Somewhere in this collection of provocative quotes, I suspect Sir Vidia was making a fairly complex argument. Not that you can tell from the story.

“There is no tradition of reading in India. There is no tradition of contemporary literature.”

“Indians have no regard for museums…The idea of a museum is a Western idea. It’s not an Indian idea. The idea is that these things are old, they are finished.”

“Caste is a great internal series of friendly societies and in bad times it kept the country going. But people don’t understand this. It has to be rethought and a new way of looking at it.”

I like Lady Nadira’s answer to a question about whether the Naipauls could live in India: “”Yes, quite happily, if we didn’t have a cat. Our cat is an English cat. It is hard for it to live in India, but we can.” Forget Sir Vidia’s views on caste and Indian literature–when it comes to the issues that really count, the Naipauls have their priorities absolutely right.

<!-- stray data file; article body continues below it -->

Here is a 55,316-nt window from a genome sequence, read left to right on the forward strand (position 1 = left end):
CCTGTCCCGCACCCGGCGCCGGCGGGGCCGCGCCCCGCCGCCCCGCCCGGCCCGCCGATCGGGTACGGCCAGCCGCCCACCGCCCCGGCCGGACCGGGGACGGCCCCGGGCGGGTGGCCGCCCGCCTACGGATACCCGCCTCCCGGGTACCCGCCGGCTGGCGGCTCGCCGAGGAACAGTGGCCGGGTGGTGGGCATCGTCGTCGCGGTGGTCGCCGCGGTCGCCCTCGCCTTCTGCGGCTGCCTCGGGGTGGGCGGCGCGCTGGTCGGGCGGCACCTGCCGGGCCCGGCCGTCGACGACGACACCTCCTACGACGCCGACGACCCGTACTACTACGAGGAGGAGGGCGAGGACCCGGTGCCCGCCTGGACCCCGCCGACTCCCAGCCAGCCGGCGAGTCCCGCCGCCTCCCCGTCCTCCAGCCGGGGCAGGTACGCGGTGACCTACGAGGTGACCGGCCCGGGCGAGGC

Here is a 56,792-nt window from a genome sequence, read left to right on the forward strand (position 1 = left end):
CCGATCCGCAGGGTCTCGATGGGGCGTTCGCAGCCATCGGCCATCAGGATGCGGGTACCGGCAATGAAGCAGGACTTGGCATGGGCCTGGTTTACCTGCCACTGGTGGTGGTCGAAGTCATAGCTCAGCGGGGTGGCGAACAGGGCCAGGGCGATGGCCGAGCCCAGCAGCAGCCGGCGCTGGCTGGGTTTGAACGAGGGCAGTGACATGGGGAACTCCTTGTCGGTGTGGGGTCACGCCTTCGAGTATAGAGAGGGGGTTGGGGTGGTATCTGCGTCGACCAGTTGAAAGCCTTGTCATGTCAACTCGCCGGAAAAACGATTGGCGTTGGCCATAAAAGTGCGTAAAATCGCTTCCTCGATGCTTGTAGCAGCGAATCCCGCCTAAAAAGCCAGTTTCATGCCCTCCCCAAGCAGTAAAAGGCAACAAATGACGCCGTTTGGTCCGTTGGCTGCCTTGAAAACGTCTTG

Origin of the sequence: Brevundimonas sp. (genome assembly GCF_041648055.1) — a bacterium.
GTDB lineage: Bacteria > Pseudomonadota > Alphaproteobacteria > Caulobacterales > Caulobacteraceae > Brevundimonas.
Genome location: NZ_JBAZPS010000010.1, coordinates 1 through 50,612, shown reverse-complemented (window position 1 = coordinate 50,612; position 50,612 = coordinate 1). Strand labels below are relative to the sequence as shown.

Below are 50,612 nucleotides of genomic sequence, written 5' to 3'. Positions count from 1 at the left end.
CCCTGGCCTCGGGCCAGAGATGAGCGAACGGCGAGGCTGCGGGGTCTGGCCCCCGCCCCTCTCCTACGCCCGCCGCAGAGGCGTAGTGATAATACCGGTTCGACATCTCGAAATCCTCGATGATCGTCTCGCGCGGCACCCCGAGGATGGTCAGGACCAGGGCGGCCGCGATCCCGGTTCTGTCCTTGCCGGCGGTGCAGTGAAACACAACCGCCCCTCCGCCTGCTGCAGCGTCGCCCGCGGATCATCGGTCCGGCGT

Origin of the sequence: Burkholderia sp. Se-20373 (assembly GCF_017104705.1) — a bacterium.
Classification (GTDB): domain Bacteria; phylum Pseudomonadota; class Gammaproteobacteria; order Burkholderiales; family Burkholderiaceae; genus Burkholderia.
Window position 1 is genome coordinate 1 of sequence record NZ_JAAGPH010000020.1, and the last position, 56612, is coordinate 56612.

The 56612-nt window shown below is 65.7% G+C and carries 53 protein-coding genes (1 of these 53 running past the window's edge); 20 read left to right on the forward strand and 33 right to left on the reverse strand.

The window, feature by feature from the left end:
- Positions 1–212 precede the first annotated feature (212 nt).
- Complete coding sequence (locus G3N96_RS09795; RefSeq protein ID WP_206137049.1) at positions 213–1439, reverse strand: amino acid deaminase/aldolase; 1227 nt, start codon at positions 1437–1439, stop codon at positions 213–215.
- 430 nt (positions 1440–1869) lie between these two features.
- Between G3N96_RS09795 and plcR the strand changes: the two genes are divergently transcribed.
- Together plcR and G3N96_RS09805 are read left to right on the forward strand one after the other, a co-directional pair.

And from the NYT, a brief excerpt from John Fowles’ Journals on how Naipaul’s In a Free State won the Booker Prize in 1971:

“It was all a chess game, really. [Philip] Toynbee and I had stopped [Saul] Bellow’s first choice, ‘Goshawk Squadron.’ Bellow and I had stopped Toynbee’s first choice, the Taylor. Bellow and Toynbee had principally stopped my first choice, the Richler. After that, Toynbee and I got a little drunk.”